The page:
Discover The 8 Most Dangerous Animals In Wisconsin, and Where You’ll Find Them

Written by Volia Nikaci
Published: August 1, 2022
Image Credit Pong Wira/Shutterstock.com
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Wisconsin is a great place to visit with its beautiful coastlines, unspoiled landscapes, and rich history. This midwestern state is a popular vacation destination, especially for those that want to spend time at the great lakes. However, some scary predators live in the state that you may not want to run into. Curious to find out more? Let’s look at the 8 most dangerous animals in Wisconsin and where they live in the state. 

1. Ticks

Lone Star Tick (Amblyomma americanum) on human skin. Lone star ticks look like tiny crabs, with round, fat bodies, eight short legs, and a hard shell.
May through August is the peak tick season in Wisconsin.

iStock.com/epantha

In Wisconsin, there are over a dozen species of ticks, which are found in every county. It might sound daunting, but Wisconsinites usually only encounter a few of these species. Deer ticks (black-legged ticks) and wood ticks (American dog ticks) are two of the most common. It is still important to avoid getting bitten by a tick because it can transmit several chronic and life-threatening diseases, such as Lyme disease. The tick is one of the most dangerous animals in Wisconsin.

2. Gray Wolves

Wolf quiz
The population of wolves in Wisconsin has quadrupled over the past two decades to roughly 1,100.

Nagel Photography/Shutterstock.com

As a result of its removal from the federal Endangered Species List, the gray wolf is thriving in Wisconsin again. The Department of Natural Resources data indicates the number of wolves in Wisconsin has quadrupled over the past two decades to roughly 1,100. As a result, you are also more likely to encounter one. The good news is that wolves aren’t aggressive towards humans. If you happen to come across one, you must keep a safe distance away from it. It is also important to keep your pets out of harm’s way since they have been known to attack dogs.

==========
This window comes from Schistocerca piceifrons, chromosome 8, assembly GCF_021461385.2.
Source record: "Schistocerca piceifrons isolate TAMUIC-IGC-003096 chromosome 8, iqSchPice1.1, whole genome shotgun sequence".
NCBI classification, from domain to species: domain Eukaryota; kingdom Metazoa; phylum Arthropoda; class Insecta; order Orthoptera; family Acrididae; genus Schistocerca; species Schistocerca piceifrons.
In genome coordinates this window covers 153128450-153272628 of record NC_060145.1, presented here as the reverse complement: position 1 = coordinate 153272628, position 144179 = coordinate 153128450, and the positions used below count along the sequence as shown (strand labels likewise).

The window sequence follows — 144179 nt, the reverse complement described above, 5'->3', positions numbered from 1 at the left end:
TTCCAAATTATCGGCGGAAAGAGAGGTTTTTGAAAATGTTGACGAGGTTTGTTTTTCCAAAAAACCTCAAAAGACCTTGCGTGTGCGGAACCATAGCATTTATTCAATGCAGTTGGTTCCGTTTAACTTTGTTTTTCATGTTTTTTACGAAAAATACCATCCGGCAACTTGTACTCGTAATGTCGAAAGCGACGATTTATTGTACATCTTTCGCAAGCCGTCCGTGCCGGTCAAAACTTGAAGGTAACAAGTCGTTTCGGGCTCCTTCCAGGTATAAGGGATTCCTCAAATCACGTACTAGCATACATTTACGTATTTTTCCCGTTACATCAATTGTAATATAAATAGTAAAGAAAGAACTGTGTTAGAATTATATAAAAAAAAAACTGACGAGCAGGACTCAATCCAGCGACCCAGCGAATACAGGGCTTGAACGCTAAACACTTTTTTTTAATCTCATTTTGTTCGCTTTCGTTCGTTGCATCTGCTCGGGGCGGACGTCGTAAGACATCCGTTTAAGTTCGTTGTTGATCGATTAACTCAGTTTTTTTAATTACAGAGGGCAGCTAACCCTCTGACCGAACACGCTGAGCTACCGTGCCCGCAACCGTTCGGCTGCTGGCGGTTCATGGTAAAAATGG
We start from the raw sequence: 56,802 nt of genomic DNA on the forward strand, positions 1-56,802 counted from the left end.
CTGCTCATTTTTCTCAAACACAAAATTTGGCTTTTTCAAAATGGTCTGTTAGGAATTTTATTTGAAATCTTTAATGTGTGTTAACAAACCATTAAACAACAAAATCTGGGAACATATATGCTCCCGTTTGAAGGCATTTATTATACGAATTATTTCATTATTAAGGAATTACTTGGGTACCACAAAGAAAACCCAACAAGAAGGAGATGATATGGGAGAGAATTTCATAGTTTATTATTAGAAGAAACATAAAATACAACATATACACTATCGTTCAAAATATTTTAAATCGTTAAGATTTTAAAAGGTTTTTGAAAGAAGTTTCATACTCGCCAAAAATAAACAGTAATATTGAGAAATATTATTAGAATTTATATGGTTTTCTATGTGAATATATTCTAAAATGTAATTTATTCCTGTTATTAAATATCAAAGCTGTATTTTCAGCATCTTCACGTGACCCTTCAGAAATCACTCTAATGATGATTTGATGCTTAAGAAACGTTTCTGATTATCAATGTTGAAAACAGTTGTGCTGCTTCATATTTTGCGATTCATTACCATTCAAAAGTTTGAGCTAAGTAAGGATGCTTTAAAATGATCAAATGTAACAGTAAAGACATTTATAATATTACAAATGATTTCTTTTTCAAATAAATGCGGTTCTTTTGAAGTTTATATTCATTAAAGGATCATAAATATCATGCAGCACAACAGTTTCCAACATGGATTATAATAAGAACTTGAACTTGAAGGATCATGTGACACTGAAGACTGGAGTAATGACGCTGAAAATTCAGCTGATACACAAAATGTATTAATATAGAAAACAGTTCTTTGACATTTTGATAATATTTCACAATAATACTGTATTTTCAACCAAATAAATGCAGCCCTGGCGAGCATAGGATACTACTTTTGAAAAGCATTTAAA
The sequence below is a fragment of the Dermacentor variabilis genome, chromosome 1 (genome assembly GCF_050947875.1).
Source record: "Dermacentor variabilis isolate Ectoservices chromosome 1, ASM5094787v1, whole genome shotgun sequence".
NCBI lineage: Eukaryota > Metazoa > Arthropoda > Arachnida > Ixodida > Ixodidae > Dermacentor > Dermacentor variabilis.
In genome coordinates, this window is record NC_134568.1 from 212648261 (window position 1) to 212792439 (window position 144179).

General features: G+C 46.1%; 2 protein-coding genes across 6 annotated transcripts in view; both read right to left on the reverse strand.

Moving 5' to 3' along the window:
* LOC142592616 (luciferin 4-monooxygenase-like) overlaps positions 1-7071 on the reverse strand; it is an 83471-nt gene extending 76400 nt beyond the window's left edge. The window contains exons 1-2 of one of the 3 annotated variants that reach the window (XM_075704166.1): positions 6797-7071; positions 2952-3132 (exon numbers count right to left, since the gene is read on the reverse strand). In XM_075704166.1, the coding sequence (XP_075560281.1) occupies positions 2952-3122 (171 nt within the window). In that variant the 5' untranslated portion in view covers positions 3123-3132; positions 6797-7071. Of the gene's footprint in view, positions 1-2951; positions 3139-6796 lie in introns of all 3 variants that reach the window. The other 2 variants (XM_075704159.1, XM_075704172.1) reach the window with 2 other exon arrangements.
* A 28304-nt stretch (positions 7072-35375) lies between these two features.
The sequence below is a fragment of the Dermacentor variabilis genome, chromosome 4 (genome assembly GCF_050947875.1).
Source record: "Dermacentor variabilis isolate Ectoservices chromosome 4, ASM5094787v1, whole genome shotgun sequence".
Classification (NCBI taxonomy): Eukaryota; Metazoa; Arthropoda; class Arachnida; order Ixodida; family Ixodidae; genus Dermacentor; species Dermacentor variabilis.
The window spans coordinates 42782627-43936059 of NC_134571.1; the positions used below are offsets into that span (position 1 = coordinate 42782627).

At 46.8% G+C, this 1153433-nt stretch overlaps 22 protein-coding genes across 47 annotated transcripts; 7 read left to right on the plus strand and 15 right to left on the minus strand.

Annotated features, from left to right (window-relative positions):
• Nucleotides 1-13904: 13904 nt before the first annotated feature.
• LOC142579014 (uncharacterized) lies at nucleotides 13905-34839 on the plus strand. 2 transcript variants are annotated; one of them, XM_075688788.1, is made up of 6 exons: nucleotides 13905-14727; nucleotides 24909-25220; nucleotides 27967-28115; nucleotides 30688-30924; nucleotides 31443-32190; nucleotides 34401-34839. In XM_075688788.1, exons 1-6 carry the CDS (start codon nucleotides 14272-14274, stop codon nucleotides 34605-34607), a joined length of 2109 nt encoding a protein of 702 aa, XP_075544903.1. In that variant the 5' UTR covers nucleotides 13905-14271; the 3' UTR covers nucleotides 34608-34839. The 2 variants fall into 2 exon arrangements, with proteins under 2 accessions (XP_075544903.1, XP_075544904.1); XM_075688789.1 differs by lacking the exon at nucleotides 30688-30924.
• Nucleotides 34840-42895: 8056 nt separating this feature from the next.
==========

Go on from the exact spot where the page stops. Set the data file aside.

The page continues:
3. Cougars

Puma, cougar portrait. Mountain lion close up.
Although cougars aren’t a stable population in Wisconsin, there have been 76 sightings between 2017 and 2021.

Maja Marjanovic/Shutterstock.com

Despite being native to Wisconsin, the cougar population has been greatly reduced by hunting over hundreds of years. The sighting of a cougar is rare today, but it has become more common in recent years. The state has reported 76 confirmed or probable cougar sightings between 2017 and 2021. The cougar is a solitary animal and is rarely dangerous, but keeping your distance is the best thing to do. It is recommended that if you come across a cougar, you slowly back away while keeping an eye on it simultaneously.

4. Rattlesnakes

Twin-spotted rattlesnake
The eastern massasauga and timber rattler are both venomous snakes found in Wisconsin.

iStock.com/adogslifephoto

It is estimated that 21 different snake species live in Wisconsin. Despite this, only the timber rattlesnake and the eastern massasauga rattlesnake should be considered the true fearsome snakes of Wisconsin. Only a small portion of Wisconsin is home to these two snakes, typically found in southwest Wisconsin. Keep your distance, or leave these snakes alone if you see one.

5. Mosquitoes

Mosquito (Culicidae)
There are 56 species of mosquitoes in Wisconsin.